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Canadian Tweaks Reforms To Taxation Of Passive Investment

by Mike Godfrey,, Washington

19 October 2017

The Canadian Government has said that it will press forward with measures to limit the tax deferral opportunities related to passive investments, but will seek to ensure that business owners remain able to build a "cushion of savings."

The Government believes that an increasing number of Canadians are using private corporations in ways that allow them to reduce their personal taxes. It recently concluded a consultation on proposals to crack down on three tax planning strategies: income sprinkling among family members, the retention of passive investments in private corporations, and the conversion of the surplus income of private corporations to lower-taxed capital gains.

In the case of the tax treatment of passive investment income, the Government was seeking ways to eliminate the tax-assisted financial advantages of investing passively through a private corporation.

Finance Minister Bill Morneau has now announced that the Government will move forward with the passive investment measures, with the aim of ensuring that "Canadian-controlled private corporation (CCPC) status is not used to reduce personal income tax obligations for high-income earners rather than supporting small businesses."

The Government will release draft legislation as part of Budget 2018, and any proposals will apply on a go-forward basis. The new rules are intended to target high-income individuals who can benefit under the current rules from "an unlimited, personal, tax-preferred savings account via their corporation." The Government said that this goes far beyond the pension, RRSP, and TFSA limits available to other Canadians, and is "inherently unfair."

The Finance Department did however state that during the consultation it heard from business owners that "the flexibility afforded from savings accumulated in the corporation is important to their success." It explained that such savings can be held with the intention of financing an upcoming business expansion or facing contingencies, and are sometimes also used to provide flexibility for dealing with a range of personal circumstances.

The Finance Department said that it will ensure that investments already made by the owners of private corporations – including the future income earned from such investments – are protected. The measures will only apply on a go-forward basis.

The Government will include a passive income threshold of CAD50,000 (USD40,111) per year for future, go-forward investments. It said that this is equivalent to CAD1m in savings, based on a nominal five percent rate of return. The aim is to provide more flexibility for business owners to hold savings for multiple purposes.

There will be no tax increase on investment income below this threshold.

The Government also wishes to ensure that incentives remain in place for venture capital and angel investors, and that businesses remain able to save for contingencies or future growths in investment.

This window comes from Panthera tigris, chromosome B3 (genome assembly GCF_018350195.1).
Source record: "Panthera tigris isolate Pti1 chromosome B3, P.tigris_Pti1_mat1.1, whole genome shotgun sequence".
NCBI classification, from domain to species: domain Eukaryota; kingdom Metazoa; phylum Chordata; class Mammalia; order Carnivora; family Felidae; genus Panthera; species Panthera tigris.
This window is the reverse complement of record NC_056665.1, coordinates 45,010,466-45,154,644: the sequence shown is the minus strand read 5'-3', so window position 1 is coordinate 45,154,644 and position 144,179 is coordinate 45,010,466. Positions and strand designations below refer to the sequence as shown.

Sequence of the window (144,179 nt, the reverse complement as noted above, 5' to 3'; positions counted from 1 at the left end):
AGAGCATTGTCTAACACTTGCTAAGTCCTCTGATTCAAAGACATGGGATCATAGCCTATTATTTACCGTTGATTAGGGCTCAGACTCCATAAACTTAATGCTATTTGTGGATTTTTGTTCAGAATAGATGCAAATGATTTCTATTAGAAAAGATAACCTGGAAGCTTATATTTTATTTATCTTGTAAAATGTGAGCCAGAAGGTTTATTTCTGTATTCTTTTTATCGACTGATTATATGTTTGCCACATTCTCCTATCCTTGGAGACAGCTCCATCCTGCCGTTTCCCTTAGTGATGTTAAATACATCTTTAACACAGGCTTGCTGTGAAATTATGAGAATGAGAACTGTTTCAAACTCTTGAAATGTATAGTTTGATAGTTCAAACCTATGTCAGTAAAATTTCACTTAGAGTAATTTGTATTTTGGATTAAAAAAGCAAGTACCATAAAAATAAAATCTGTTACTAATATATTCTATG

The Government will examine all deferral benefits from passive investment, and will continue to assess key aspects of the design of the measures. It will consider the appropriate scope of the new tax regime with regard to capital gains, including whether the rules should exclude capital gains realized on the shares of a corporation engaged in an active business.

The changes to passive investment will not apply to income from AgriInvest, which is a self-managed, producer-government savings account that allows producers to set money aside. The investment income from an AgriInvest account is currently treated as active business income, and it is the Government's intention to maintain this approach.

The Government believes that the vast majority of businesses will remain unaffected by these changes. According to the Finance Department, more than 80 percent of passive income is earned by just two percent of CCPCs.

Morneau said: "Every small business owner knows that success often means taking risk. I've met with and listened to small business owners all across Canada and I know that their success also depends on flexibility in how they save for things like maternity leave, sick leave and their retirement. The changes we will make, including lowering taxes on small business to nine percent, are helping us take one more step towards an economy that works for the middle class."

Commenting on the proposals, Dan Kelly, President of the Canadian Federation of Independent Businesses, said: "It is good news that the Government is beginning to recognize the many important roles passive income plays in the life of a business and its owners. If administered properly, this change will be helpful in allowing many small firms to continue to use passive income to ride out challenging times, save for investments or set aside money for a leave or retirement."

However, Kelly added that the CAD50,000 annual threshold may be too low for small firms that are saving to grow their business. "Canada has a dearth of medium-sized businesses and the size of the threshold may not be enough to help businesses looking to get to the next level," he said.

TAGS: individuals | capital gains tax (CGT) | tax | investment | small business | business | retirement | tax thresholds | small and medium-sized enterprises (SME) | legislation | venture capital | tax planning | tax rates | Canada | tax reform | trade association | trade

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